Judge orders jury to acquit man (35) accused of raping woman on Jason Derulo tour bus
A judge has directed a jury to acquit a second man accused of raping a woman on a tour bus after a Jason Derulo concert.
On day 12 of the trial today, Mr Justice Paul Butler told the jury at the Central Criminal Court that although he was very reluctant to withdraw the case from them, it was necessary as a matter of law.
He told them that while the investigation was handled very well overall, the failure to test the neck of the accused man for DNA left a very real danger of an unfair trial.
The jury heard that the 35-year-old man, who denied raping the then 19-year-old woman in June 2014, told gardai the complainant had kissed him on the right side of his neck.
He said he believed her saliva would be there, and asked them to test for it. During her evidence in the trial the woman repeatedly denied that she had kissed the man.
The man, who cannot be named for legal reasons, had pleaded not guilty at the Central Criminal Court to rape, oral rape, sexual assault and false imprisonment of the then 19-year-old woman. The offences allegedly occurred in a vehicle at an unknown location in Cork city on June 27, 2014.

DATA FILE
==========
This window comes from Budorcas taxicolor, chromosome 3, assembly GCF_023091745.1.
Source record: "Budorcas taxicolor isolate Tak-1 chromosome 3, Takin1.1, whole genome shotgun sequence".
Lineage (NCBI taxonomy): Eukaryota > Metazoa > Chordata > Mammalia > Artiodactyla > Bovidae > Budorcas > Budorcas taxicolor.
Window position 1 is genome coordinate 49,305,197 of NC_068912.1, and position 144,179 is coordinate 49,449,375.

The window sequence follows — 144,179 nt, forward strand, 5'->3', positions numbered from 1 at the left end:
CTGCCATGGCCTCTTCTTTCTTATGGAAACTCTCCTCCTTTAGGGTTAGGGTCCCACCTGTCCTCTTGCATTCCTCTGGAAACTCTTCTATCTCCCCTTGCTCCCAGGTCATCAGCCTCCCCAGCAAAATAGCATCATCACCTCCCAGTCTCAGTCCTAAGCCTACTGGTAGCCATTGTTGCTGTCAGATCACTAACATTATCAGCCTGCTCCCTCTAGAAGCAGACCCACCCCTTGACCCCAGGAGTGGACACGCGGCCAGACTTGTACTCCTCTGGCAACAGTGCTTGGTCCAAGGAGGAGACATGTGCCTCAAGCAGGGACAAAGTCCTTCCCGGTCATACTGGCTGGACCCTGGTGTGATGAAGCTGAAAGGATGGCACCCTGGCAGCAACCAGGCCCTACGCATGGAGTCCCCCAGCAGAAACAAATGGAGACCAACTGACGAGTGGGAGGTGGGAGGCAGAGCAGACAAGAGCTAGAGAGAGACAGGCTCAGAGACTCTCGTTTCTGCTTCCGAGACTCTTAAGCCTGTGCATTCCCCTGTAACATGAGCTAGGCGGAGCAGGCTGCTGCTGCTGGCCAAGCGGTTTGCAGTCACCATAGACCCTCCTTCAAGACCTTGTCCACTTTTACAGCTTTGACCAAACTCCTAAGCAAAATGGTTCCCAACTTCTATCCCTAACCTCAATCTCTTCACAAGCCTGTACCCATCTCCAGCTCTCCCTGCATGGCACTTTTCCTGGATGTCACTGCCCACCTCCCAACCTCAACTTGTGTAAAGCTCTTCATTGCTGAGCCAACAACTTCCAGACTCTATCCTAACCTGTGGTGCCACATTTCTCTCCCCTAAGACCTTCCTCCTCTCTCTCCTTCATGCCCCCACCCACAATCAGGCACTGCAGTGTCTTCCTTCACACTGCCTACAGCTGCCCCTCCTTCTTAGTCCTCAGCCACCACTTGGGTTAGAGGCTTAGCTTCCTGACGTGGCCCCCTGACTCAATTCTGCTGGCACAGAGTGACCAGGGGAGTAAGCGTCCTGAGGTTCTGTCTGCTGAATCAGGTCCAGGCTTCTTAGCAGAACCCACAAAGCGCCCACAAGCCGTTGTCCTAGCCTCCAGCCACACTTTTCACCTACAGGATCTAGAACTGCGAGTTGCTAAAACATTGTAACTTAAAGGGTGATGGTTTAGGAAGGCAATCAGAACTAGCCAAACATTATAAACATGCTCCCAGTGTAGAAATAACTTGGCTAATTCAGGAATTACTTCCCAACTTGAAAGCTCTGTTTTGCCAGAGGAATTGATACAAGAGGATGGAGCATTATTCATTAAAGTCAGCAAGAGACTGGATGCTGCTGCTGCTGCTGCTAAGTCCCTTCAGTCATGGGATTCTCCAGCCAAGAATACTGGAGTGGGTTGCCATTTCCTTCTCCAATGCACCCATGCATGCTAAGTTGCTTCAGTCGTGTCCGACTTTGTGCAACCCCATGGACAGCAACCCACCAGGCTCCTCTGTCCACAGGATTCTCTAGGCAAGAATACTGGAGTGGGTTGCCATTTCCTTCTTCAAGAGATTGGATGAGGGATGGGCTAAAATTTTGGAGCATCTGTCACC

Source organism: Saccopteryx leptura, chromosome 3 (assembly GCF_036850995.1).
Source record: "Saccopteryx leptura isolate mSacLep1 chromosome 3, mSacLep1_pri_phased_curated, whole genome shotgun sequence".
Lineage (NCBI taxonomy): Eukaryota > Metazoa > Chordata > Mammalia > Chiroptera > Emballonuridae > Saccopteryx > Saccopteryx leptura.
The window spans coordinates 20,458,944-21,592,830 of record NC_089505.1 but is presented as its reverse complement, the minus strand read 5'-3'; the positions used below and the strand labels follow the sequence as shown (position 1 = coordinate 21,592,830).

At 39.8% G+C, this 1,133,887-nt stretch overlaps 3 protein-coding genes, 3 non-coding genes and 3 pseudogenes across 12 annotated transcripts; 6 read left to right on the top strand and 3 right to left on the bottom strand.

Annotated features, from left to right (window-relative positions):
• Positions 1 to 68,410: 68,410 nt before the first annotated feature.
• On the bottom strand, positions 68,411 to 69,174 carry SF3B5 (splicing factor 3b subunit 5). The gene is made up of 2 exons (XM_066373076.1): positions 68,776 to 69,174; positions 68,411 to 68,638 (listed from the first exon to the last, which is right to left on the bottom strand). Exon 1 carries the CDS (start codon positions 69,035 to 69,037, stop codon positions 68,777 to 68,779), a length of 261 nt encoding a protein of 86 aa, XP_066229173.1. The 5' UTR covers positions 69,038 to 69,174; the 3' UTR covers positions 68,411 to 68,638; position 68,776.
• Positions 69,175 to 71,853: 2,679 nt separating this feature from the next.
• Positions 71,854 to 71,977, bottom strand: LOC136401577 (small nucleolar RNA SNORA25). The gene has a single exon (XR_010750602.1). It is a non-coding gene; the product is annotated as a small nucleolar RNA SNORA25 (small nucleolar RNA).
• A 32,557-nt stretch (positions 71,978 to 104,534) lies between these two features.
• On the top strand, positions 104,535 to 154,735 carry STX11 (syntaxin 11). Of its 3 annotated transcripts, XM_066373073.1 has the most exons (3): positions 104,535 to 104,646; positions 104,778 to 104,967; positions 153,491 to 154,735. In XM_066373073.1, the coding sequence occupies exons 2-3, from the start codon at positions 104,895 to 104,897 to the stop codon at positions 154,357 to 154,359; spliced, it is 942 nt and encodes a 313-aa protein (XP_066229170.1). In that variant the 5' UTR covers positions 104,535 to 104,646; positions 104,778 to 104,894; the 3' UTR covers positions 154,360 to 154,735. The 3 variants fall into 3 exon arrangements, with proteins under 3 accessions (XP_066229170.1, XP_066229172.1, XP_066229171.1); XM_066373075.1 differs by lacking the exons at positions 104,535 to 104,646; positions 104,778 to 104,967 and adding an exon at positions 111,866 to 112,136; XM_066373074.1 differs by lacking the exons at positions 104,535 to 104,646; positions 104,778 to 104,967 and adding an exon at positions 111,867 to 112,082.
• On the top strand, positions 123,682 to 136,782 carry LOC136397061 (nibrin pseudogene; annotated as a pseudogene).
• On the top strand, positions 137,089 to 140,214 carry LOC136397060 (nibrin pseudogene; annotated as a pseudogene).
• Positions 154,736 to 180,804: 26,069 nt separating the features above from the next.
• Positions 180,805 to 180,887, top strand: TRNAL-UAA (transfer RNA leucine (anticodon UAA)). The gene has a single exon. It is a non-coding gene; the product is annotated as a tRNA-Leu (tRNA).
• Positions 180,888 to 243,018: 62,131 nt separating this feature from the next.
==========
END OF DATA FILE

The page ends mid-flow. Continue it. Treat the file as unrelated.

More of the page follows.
The direction to the jury to acquit the man on all charges ends the trial.
Last Wednesday Timothy O'Leary SC, prosecuting, told the jury that the Director of Public Prosecutions was dropping all charges against a 44-year-old co-accused because of insufficient evidence. This followed a separate ruling by Mr Justice Butler which prevented the prosecution from calling certain evidence in relation to this defendant.
Mr Justice Butler told the jury today that last week he ruled that the man's detention was unlawful.
Mr Derulo was not charged with any offence in relation to these events.
The complainant in this case alleged that a man, identified as “cap guy”, blocked her from getting off the tour bus. She claims he brought her upstairs, where he raped her, orally and vaginally, while they were “half in, half out of a bunk bed.”